Fallout From Accounting Class Actions Could Extend Beyond Issuers

Although we have ample evidence to the contrary, the idea of an accounting scandal seems strange because it is hard to imagine accountants engaging in scandalous behavior. We picture accountants as meticulous bean counters – hardly the types to find themselves as defendants in class-action lawsuits. However, they’re dealing with increased risk as scrutiny of their clients’ accounting practices ratchets up.

First, the news from the legal world, where a new report from legal and economic consulting firm Cornerstone Research shows signs of a more litigious environment for issuers. Securities class action filings involving accounting allegations ticked up 11% in 2022 from 2021. The number of filings that referenced financial restatements or insufficient internal controls also rebounded to levels seen prior to 2021, when such filings went through a significant one-year decline.

Meanwhile, the median market capitalization of the defendants in accounting case filings in 2022, $1.1 billion, represented a low point since 2017. That suggests litigants have started taking a broader swath of publicly traded companies to court.

Equally important, the total settlement value from accounting-related class actions grew from $817 million in 2021 to nearly $1.4 billion, a year-over-year increase of roughly 70%. The median settlement value almost doubled from $8.1 million to $15.5 million in 2022. In other words, not only were more lawsuits filed against issuers in 2022, but they were also more costly for companies to resolve. (Perhaps the latter had something to do with the former?)

To be fair, despite the increase in 2022, Cornerstone Research pointed out that the volume of accounting-related case filings in 2022 remained “well below the historical average.” Likewise, even though the total value of accounting case settlements grew last year, it failed to reach the annual average in total settlement amounts from 2013 to 2021. Considering the Covid-19 pandemic’s impact on daily life, increased class-action activity a year ago may signify a step on the path back to normalcy.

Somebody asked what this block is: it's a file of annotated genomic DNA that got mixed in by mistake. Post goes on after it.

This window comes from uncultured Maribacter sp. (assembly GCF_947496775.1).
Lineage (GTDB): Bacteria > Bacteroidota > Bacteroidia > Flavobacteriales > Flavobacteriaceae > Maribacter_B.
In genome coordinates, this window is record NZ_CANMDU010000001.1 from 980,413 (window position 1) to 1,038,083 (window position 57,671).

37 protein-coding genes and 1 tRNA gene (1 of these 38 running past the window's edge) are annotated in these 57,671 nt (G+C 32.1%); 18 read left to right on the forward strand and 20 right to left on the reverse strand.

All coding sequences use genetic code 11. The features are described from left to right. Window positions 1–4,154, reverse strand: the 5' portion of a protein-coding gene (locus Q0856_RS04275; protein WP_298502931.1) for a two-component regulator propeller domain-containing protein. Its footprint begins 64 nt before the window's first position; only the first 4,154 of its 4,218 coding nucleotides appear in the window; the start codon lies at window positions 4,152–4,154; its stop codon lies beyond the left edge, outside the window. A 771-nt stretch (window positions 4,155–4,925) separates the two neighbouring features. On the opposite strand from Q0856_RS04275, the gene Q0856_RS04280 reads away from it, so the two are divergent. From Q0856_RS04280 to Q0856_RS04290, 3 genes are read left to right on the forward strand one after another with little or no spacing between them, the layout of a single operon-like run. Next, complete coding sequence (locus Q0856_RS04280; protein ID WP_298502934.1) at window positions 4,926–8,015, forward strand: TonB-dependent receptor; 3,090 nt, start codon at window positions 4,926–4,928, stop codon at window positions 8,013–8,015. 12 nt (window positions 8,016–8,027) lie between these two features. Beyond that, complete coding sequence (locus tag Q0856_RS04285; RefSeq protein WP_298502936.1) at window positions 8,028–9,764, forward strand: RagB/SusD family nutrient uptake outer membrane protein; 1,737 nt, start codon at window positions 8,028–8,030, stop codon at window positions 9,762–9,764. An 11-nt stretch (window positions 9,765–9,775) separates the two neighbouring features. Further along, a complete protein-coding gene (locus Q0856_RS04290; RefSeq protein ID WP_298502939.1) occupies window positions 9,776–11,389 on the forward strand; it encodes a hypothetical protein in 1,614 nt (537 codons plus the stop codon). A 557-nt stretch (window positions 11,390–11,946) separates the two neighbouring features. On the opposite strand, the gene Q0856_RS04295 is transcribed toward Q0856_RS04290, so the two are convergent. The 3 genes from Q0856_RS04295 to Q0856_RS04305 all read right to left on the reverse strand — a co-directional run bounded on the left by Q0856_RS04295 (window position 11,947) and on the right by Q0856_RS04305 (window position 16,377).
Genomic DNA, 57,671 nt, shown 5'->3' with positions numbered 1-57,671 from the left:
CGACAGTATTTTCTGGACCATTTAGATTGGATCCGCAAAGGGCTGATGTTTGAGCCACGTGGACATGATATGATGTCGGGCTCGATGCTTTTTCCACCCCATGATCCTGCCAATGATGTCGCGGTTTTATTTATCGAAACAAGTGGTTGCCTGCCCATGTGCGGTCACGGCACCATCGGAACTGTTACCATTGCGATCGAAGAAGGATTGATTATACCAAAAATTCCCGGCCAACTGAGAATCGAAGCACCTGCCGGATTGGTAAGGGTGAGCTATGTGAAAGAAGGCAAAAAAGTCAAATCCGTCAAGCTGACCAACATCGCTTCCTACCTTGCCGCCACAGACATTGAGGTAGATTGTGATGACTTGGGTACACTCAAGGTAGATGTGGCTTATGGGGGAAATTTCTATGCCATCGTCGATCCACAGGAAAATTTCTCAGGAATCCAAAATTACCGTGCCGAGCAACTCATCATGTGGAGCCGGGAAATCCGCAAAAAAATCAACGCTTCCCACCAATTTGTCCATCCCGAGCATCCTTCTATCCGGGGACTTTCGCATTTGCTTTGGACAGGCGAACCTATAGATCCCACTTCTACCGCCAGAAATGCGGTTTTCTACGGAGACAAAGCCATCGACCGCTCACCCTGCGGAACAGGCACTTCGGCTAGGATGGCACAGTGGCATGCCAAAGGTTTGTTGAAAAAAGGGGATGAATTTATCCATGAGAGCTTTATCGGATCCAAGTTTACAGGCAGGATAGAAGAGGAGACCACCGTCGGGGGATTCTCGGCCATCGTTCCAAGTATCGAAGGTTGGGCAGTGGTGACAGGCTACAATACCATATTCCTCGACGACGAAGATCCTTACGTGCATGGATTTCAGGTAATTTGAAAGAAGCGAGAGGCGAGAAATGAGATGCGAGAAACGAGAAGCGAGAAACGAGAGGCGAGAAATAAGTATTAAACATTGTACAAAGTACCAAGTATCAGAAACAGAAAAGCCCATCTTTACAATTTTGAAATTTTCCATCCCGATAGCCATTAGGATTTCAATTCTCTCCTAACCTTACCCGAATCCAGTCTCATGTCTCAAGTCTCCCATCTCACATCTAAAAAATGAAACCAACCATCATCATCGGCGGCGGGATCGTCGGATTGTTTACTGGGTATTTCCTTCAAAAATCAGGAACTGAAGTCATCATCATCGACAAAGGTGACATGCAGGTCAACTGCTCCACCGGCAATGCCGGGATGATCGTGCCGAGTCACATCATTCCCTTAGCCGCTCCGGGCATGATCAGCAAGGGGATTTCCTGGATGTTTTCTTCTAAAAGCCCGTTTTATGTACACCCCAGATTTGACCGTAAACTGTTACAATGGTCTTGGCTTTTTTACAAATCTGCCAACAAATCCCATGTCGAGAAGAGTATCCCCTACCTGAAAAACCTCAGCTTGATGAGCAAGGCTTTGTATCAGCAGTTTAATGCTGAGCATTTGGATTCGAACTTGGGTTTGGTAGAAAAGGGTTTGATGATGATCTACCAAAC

Nevertheless, accounting-related securities class actions are rising, and that’s trouble for the accounting firms that sign off on issuers’ financial disclosures. More accounting lawsuits against their clients equals more scrutiny of the firms’ work in reviewing financial statements. That means more risk exposure for the firms themselves.

Look no further than the implosions of Silicon Valley Bank and Signature Bank in March for an example of a major accounting firm getting caught up in the maelstrom around its clients. KPMG LLP signed off on both banks’ audits less than two weeks before they collapsed. At best, the Big Four accounting firm now must explain to government regulators and the public why it wasn’t asleep at the switch when it gave its opinion of the banks’ financial statements.

If an investigation turns up signs of negligence on the firm’s part, however, the consequences for KPMG could be dire. Some enterprising attorneys out there probably have a lawsuit already drawn up.

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